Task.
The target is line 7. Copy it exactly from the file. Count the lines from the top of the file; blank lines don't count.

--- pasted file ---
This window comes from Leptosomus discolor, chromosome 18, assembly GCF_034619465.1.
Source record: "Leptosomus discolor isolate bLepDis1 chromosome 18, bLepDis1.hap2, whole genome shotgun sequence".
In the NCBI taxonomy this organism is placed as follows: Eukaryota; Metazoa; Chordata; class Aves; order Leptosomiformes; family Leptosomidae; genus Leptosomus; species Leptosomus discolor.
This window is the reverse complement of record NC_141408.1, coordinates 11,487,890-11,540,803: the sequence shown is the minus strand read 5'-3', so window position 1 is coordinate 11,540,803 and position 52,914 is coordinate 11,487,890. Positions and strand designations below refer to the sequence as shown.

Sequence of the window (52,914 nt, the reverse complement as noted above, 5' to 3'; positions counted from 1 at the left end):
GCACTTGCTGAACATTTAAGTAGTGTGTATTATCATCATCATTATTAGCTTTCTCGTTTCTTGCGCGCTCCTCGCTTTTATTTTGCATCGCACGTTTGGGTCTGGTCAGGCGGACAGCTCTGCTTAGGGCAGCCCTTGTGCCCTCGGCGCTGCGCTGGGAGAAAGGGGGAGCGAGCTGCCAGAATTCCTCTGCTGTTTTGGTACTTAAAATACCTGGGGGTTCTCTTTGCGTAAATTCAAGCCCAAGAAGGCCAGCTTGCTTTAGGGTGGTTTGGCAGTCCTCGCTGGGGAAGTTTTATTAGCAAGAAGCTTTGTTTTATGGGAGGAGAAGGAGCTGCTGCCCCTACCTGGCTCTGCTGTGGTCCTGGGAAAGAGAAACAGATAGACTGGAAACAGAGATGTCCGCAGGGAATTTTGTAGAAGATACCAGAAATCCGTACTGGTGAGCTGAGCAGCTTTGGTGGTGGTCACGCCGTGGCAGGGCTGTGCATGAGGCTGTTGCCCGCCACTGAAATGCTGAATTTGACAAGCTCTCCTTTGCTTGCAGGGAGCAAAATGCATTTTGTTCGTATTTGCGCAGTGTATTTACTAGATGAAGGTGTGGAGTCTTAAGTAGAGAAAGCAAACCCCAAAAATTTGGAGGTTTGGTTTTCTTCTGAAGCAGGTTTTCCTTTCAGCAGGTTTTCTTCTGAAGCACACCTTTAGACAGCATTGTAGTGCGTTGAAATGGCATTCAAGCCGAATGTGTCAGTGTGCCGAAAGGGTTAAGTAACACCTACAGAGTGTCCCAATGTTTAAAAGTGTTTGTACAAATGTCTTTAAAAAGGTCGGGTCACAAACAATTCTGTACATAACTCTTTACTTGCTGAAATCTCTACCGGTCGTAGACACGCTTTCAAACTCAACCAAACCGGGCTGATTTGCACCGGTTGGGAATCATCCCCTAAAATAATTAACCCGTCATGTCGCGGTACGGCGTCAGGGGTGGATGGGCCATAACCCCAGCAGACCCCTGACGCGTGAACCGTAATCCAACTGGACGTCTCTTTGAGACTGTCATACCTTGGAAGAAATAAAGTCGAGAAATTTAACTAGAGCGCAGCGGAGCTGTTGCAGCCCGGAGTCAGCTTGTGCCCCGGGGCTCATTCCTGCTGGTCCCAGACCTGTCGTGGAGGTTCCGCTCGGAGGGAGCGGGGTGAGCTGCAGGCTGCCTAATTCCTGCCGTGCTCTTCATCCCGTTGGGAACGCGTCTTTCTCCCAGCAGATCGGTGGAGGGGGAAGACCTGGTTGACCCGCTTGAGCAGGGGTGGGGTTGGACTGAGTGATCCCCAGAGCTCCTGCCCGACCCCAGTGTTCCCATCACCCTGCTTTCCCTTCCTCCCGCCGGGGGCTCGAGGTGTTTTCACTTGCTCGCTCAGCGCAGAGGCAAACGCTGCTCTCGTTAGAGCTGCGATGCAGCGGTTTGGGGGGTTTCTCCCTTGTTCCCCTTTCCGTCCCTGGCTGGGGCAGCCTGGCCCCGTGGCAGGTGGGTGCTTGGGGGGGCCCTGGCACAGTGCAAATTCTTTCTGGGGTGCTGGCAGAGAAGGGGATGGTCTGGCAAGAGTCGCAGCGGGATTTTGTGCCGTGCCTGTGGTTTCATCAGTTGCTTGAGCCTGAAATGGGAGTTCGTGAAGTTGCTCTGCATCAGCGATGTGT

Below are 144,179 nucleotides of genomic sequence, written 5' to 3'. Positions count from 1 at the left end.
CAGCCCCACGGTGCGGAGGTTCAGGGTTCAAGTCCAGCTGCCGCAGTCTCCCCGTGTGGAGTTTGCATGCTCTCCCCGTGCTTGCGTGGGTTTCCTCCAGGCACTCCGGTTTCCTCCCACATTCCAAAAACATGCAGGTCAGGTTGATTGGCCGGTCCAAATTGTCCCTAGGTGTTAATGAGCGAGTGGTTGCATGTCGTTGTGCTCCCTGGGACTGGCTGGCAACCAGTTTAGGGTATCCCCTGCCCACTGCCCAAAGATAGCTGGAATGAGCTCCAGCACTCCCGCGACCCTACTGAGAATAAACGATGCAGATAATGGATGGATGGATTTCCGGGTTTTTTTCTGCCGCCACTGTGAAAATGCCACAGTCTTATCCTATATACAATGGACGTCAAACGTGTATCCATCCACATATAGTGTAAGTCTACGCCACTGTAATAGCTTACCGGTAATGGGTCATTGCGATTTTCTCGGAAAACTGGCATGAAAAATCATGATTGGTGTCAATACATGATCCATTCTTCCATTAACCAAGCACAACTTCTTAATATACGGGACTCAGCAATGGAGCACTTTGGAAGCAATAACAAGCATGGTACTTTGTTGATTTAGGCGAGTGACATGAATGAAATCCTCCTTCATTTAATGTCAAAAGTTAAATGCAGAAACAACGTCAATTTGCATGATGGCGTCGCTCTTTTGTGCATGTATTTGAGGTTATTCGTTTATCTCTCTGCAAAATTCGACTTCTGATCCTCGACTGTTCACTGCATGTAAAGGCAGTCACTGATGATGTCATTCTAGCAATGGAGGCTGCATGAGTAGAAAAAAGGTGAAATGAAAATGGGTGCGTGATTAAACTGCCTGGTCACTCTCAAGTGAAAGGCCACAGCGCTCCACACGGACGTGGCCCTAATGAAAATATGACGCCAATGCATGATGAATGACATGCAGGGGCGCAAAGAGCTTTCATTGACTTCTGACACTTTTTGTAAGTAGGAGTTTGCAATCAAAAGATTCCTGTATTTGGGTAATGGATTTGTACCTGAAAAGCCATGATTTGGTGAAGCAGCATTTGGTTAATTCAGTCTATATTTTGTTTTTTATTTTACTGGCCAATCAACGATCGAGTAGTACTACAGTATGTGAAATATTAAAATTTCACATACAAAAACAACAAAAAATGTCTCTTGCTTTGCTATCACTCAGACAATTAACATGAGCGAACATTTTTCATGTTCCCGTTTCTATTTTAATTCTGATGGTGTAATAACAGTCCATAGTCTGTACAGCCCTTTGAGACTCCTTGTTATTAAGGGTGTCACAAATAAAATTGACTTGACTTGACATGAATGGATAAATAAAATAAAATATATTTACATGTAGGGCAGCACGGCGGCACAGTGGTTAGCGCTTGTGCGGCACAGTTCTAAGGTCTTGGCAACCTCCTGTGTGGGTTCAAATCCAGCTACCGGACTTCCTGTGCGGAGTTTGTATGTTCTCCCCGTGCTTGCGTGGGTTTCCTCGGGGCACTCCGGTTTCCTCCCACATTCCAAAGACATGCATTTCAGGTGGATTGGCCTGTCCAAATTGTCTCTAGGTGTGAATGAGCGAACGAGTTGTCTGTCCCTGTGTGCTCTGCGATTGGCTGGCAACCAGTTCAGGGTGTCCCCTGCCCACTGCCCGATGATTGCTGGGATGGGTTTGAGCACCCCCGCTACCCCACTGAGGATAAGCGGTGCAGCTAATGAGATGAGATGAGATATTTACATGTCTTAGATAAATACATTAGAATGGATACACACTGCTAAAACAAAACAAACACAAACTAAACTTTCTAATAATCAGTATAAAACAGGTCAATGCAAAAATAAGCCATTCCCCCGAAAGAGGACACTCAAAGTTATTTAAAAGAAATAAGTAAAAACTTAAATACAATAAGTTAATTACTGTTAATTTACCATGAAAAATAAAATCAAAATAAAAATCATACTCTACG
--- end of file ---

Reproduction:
Below are 144,179 nucleotides of genomic sequence, written 5' to 3'. Positions count from 1 at the left end.